However, Morgan's men then suffered a staggering collapse to 335-9 before Taylor, braving a thigh injury, notched a stunning 181 not out from 147 balls, to take his side home with three balls to spare and earn hearty praise from Sky Sports' Rob Key.
"That Taylor innings was one of the best knocks I've ever seen and would be in the top 10 one-day knocks of all time, for sure," mused Rob. "You simply can't fault his courage and mental toughness; the series was on the line, as well as the game, so it was a tremendous effort."
Taylor had also helped win the opening ODI of that series with a century in Hamilton but was run out for just 10 in the second as the Black Caps were rolled for 223 due to England's ruthless bowling and fielding, Ben Stokes' unbeaten 63 then steering the away side to victory inside 38 overs.
England moved ahead in the third ODI in Wellington after Chris Woakes thwarted the ice-cool Williamson in the final over.
New Zealand required 15 from six balls with Williamson, unbeaten on 102, on strike and fancied their chances as the equation became seven from three once the Kiwi captain flogged a flat six over deep midwicket.
Woakes, though, kept his nerve - a two into the leg side was followed by two dot deliveries as New Zealand ended on 230-8 in reply to England's 234. A close finish going England's way against New Zealand. Sounds familiar…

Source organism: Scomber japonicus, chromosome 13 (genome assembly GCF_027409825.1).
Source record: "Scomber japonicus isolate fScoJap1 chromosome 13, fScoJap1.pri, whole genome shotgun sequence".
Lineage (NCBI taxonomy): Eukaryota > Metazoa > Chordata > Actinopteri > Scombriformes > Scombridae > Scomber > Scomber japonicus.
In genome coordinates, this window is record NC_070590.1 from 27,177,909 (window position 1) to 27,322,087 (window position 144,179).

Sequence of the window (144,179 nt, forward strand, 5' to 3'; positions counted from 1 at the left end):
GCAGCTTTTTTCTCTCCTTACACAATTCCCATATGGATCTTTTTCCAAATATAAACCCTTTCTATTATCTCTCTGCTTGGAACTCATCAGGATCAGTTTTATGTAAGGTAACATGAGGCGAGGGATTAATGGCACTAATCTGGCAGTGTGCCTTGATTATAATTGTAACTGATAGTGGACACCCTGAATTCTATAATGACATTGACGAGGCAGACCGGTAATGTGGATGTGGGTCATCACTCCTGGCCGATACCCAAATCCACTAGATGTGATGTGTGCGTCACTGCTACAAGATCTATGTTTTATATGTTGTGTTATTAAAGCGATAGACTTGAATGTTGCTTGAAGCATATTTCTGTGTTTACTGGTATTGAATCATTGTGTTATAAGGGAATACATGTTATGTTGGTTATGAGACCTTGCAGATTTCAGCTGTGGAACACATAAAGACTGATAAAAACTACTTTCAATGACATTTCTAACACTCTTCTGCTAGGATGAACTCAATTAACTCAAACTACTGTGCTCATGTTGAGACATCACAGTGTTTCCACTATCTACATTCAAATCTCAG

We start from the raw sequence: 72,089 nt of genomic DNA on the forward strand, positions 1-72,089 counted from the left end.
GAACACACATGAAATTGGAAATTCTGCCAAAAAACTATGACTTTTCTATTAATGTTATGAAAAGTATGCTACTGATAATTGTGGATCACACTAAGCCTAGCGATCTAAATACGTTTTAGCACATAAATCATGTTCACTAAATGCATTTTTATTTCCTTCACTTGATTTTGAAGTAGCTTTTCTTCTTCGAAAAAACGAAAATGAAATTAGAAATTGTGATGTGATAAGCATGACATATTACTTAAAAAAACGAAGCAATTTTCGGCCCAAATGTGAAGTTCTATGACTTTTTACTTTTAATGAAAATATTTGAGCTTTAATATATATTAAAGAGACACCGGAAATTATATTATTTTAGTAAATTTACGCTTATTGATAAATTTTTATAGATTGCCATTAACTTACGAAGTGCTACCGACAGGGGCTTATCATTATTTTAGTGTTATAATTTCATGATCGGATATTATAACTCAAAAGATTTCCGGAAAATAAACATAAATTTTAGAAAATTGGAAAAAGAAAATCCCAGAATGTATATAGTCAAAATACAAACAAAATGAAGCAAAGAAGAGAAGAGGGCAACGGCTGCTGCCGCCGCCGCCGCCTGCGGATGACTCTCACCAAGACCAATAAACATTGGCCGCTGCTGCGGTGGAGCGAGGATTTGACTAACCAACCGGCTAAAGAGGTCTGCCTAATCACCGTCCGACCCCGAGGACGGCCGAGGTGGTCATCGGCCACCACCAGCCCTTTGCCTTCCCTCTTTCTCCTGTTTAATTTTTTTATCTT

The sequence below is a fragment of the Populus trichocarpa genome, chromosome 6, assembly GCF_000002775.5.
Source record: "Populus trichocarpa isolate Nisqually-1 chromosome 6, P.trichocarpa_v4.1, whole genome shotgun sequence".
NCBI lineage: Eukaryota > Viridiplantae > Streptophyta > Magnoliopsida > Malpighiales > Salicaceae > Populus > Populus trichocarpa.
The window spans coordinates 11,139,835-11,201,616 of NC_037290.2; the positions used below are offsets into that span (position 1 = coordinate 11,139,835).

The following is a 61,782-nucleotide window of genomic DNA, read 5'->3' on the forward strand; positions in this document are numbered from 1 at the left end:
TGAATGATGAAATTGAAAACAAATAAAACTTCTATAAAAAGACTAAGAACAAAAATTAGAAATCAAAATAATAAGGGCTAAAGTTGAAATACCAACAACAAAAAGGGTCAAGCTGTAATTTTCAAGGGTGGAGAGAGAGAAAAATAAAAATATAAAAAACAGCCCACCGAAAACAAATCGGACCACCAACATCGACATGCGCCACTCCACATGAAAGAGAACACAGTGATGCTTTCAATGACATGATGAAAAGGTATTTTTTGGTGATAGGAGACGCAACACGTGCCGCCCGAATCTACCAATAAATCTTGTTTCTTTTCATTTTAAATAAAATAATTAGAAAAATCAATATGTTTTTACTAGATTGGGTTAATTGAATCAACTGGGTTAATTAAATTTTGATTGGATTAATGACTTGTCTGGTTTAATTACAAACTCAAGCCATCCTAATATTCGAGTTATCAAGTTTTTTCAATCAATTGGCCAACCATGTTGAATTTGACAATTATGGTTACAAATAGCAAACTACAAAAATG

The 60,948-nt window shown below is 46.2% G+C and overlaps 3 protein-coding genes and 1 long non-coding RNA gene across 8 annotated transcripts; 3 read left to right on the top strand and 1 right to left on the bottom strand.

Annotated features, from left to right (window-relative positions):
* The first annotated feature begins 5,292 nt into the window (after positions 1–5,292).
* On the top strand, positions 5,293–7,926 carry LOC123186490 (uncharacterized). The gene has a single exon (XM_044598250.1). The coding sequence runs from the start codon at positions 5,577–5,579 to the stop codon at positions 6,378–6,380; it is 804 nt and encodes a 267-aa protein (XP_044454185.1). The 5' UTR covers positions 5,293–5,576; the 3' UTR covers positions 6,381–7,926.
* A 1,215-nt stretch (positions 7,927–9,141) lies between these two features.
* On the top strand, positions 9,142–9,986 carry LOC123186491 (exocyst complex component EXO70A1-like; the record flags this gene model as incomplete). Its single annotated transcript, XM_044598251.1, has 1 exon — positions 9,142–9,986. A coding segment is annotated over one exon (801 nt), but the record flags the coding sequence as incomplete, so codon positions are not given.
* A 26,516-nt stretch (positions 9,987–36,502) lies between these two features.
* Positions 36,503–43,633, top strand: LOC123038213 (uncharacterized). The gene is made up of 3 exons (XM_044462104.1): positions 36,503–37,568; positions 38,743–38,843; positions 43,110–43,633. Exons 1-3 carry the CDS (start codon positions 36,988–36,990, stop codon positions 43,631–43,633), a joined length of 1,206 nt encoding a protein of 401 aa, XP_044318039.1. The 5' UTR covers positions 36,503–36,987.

They are a great bunch of fellas but naturally what happened at Lord's is going to be quite tough for those guys and there will be a fire in their belly and a hunger to put things right.
Jonny Bairstow on New Zealand
Many of the protagonists from England and New Zealand's recent ODI encounters are missing for this T20 series. Root, Buttler, Stokes and Jofra Archer have been rested by England, while Williamson will be absent for New Zealand as he nurses a hip injury.
But Guptill - whose heart-breaking World Cup final included throwing the ball in from the deep that deflected off Stokes' bat and flew away for a six that should have been five - Taylor, Morgan and Bairstow are four of those that are around.
That quartet knows New Zealand vs England never disappoints. And there's no reason to believe this series will be any different. Strap yourselves in.
Watch the first Twenty20 international between New Zealand and England live on Sky Sports Cricket from 12.30am on Friday.